What You Can Do
- If your cat’s behavior changes suddenly, your first step should always be to contact your veterinarian for a thorough health examination. Cats often hide symptoms of illness until they’re seriously ill, and any change in behavior may be an early indication of a medical problem.
- Spay or neuter any intact pets in your home. The behavior of one intact animal can affect all of your pets.
- Start the slow introduction process over from the beginning. You may want to talk to an animal behavior specialist for help implementing these techniques.
- In extreme cases, consult with your veterinarian about medicating your cats while you’re working on a behavior modification program. Your veterinarian is the only person who is licensed and qualified to prescribe medication for your cat, so don’t attempt to give your cat any over-the-counter or prescription medication without some guidance. Animals don’t respond to drugs the same way people do, and a medication that may be safe for a human could be fatal to an animal. Also keep in mind that medication, by itself, isn’t a permanent solution, and should only be used in conjunction with behavior modification.
What Not To Do
- If your cats are fighting, don’t allow the fights to continue. Because cats are so territorial, and because they don’t establish firm dominance hierarchies, they won’t be able to “work things out” as dogs sometimes do. The more often cats fight, the worse the problem is likely to become. To stop a fight in progress, make a loud noise (like blowing a whistle), squirt the cats with water, or throw something soft at them. Don’t try to pull them apart.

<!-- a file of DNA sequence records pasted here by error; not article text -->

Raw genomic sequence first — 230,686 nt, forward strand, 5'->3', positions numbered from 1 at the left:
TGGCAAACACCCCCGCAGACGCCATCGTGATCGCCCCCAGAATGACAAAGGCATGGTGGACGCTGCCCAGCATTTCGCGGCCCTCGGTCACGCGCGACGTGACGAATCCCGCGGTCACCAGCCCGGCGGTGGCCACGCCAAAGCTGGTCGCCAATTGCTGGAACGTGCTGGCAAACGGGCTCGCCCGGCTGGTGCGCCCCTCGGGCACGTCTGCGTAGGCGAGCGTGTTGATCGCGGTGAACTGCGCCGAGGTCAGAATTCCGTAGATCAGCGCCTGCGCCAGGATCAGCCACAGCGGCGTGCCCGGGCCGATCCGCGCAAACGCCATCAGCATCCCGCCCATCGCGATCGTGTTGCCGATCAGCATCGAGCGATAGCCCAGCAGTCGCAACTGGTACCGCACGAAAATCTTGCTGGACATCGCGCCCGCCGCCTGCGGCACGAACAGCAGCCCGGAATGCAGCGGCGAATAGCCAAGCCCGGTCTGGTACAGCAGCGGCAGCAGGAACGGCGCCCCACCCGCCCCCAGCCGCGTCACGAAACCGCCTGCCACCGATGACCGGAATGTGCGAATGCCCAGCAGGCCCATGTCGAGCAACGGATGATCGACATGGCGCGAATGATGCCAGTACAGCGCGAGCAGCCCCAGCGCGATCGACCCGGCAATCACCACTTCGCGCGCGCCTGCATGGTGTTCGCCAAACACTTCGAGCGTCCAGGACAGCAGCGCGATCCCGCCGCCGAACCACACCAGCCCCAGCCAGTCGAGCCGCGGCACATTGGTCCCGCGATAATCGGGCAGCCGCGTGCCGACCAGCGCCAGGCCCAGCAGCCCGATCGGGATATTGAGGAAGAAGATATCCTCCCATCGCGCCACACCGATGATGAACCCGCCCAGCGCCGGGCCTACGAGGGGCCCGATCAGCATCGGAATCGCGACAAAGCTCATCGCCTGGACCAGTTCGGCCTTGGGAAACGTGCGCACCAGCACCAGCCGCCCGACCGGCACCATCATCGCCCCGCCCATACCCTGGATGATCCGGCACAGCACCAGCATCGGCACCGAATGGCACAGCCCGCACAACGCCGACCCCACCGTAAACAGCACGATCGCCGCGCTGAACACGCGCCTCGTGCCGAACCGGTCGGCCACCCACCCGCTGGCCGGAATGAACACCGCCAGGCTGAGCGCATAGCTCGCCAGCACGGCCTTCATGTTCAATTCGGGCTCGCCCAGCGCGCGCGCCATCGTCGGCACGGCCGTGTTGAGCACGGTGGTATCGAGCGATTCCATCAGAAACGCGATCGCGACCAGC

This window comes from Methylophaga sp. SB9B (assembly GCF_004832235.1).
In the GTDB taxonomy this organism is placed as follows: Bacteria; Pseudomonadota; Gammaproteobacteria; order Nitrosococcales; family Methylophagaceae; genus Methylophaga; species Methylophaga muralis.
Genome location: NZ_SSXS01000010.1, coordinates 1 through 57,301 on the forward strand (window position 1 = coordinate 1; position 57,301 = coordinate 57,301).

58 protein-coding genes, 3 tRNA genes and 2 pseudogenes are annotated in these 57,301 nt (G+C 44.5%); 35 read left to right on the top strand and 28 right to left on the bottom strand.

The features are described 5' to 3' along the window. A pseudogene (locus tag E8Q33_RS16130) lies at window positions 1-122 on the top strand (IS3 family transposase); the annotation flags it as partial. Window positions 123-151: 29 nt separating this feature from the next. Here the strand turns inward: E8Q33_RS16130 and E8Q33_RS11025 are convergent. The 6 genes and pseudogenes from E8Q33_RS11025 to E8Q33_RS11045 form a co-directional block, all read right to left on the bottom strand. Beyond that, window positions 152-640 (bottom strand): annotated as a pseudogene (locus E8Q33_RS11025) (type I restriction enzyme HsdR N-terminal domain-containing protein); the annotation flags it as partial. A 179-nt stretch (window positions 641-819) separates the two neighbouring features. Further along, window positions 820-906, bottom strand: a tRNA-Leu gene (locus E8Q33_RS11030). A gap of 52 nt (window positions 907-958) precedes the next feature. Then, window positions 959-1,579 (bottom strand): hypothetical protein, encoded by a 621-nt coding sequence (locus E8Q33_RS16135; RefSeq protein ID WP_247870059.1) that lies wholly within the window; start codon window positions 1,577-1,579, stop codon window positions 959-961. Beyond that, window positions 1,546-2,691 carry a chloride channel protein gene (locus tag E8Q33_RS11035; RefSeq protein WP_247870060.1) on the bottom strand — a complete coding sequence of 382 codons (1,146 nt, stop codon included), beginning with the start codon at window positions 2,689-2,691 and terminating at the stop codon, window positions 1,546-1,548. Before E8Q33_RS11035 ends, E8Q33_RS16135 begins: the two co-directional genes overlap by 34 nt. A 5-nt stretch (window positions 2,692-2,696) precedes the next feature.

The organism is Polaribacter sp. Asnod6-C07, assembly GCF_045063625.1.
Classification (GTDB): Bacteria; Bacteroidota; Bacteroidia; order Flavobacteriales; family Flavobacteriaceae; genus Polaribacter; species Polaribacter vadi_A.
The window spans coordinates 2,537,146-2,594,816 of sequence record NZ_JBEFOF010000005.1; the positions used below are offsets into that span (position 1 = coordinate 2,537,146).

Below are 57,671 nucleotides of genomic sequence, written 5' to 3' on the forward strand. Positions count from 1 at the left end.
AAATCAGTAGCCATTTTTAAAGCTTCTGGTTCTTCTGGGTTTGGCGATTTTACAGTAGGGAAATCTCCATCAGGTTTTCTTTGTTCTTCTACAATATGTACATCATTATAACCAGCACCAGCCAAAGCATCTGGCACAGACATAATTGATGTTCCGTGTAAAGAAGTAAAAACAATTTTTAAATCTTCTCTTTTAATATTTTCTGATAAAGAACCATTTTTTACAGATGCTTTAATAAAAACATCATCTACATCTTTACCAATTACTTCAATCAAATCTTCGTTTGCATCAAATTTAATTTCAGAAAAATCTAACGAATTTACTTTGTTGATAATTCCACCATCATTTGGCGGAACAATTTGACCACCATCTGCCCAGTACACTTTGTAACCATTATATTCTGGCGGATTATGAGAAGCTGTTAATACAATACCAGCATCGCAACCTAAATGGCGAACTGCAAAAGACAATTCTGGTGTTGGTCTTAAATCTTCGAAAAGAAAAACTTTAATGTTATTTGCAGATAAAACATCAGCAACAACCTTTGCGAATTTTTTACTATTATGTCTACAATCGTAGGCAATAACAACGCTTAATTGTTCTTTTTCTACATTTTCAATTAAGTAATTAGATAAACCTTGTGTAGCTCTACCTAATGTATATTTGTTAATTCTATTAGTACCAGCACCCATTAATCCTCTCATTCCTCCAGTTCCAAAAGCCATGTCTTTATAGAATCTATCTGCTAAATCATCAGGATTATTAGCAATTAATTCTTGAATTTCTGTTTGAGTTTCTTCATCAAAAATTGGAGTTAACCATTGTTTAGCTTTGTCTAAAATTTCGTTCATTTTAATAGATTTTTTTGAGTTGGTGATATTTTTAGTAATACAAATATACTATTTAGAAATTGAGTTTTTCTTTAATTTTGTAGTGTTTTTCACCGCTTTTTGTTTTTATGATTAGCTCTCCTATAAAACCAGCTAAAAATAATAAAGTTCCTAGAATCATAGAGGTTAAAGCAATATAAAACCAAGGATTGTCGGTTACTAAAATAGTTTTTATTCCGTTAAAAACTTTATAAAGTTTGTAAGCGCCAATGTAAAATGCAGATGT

- Prevent future fights. This may mean keeping the cats totally separated from each other while you’re working on the problem, or at least preventing contact between them during situations likely to trigger a fight.
- Don’t try to punish the cats involved. Punishment is likely to elicit further aggression and fearful responses, which will only make the problem worse. If you attempt to punish either combatant, you may even become a target for redirected aggression.
Because their social organization is somewhat flexible, some cats are relatively willing to share their house and territory with multiple cats. It’s not uncommon for a cat to tolerate some cats, but not get along with others in the house. But the more cats who share the same territory, the more likely it is that some of your cats will begin fighting with each other. When you introduce cats to each other, one of them may send “play” signals that can be misinterpreted by the other cat. If those signals are interpreted as aggression by one of the cats, then you should handle the situation as “aggression” and seek professional help right away.
There are many factors that determine how well cats will get along with one another, but even animal behavior experts don’t fully understand them. What we do know is that cats who are well socialized (those who had pleasant experiences with other cats during kitten hood) will likely be more sociable than those who haven’t been around many other cats. On the other hand, “street cats,” who are in the habit of fighting with other cats to defend their territory and food resources, may not do well in a multi-cat household.
© 2002. Adapted from material originally developed by applied animal behaviorists at the Dumb Friends League, Denver, Colorado. All rights reserved.